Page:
New research from the Fabian Society shows that the Labour party is winning the battle of values. At a time when there is little to separate the two main parties in the polls, a survey finds that Labour has a clear lead with respect to voters’ deeper instincts. The findings come from Fabian Society/YouGov polling conducted in November.
- 41 per cent of adults said that the Labour party shared many or all their values, while only 17 per cent said that the party did not share any of their values.
- 33 per cent of adults said that the Conservative party shared many or all their values, while 24 per cent said that the party did not share any of their values.
Labour’s lead on values is seen among men and women (with women slightly closer to Labour than men) and among both ABC1 and C2DE social classes.
This is promising news for Labour as many more people say the party shares their values than voted for the party at the last election. There is therefore a significant pool of voters the party should be able to reach out to. 31 per cent of adults say they’d vote Labour in an election tomorrow, compared to the 41 who say the party shares their values. By contrast, 29 per cent of adults said they would vote for the Conservative party, leaving a much smaller pool of people who share values with the Tories but are not already intending to vote for the party.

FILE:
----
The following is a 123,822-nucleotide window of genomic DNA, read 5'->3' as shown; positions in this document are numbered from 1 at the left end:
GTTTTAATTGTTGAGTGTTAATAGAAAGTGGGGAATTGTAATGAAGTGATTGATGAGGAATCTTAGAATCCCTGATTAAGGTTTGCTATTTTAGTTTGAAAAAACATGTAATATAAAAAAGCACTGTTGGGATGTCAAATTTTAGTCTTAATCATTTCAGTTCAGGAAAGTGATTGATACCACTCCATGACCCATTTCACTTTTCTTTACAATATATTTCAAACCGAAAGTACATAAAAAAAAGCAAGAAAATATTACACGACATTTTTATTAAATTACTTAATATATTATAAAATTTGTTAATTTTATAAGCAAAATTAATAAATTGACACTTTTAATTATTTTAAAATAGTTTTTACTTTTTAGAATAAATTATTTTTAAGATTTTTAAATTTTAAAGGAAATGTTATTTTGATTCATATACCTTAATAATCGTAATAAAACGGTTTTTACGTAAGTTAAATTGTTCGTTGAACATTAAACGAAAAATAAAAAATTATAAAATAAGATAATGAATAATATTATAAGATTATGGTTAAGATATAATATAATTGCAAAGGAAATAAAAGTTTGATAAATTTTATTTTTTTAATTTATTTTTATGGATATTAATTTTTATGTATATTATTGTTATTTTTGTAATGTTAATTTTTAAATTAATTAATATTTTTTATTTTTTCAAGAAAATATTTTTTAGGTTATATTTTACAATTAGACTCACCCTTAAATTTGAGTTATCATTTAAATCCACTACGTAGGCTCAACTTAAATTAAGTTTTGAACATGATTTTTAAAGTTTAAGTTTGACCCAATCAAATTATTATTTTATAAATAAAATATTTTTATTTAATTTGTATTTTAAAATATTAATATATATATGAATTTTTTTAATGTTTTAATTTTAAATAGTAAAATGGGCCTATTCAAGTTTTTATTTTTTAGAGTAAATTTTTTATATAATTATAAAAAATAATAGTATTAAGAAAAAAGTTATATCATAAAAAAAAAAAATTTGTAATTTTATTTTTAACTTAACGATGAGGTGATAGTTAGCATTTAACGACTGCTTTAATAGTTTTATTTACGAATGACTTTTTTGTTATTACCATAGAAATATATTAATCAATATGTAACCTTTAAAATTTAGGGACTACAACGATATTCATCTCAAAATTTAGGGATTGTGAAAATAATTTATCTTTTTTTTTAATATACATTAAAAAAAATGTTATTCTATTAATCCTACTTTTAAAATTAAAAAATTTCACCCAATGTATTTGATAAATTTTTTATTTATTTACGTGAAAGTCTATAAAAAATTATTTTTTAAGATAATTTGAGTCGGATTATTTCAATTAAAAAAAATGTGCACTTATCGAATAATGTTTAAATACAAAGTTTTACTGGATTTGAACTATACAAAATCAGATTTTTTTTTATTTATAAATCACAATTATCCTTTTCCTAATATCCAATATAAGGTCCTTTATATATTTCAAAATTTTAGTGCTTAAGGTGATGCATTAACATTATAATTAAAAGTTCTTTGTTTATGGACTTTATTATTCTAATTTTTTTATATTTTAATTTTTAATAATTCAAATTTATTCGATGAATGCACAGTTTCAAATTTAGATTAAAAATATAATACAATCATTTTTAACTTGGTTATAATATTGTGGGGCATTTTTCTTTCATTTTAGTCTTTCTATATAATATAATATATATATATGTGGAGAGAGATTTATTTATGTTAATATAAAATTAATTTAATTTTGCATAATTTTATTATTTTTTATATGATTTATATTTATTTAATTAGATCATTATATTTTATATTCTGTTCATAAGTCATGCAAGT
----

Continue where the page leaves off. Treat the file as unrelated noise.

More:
However, Labour is badly behind the Conservatives on values with regard to two (overlapping) groups – people aged over 65 and people who voted Leave in the EU referendum. Only 25 per cent of over-65s said that the Labour party shared many or all of their values, while 54 per cent said the same about the Conservatives. Among Leave voters the figures were 28 per cent and 48 per cent respectively. But even here things could be worse for Labour, because older people and Leavers do not identify with the Conservatives on values nearly as much as Remain voters and younger people do with respect to Labour.
The Fabian / YouGov survey also asked people how well the two main parties understand people who live in their area. On this question Labour’s lead was even more commanding.
- 38 per cent of adults said that the Labour party understands people in their area very well or fairly well, while only 18 per cent said that the party did not understand people in the area at all.
- 27 per cent of adults said that the Conservative party understands people in their area very well or fairly well, with another 27 per cent saying that the party did not understand people in the area at all.
Overall, considerably more people think that Labour understands people in their area than currently say they would vote Labour. For the Conservatives it is the opposite – more people say they would vote Conservative than believe that the party understands people in their area very well or fairly well.
Labour’s task is clear. The party needs to reach out to people of every age and background who are not Labour voters now, but believe that the party shares their values and understands their community. If it can do that then Labour victories at local and national level will come.
YouGov poll conducted on 7-9th November with a sample of 3,619 GB adults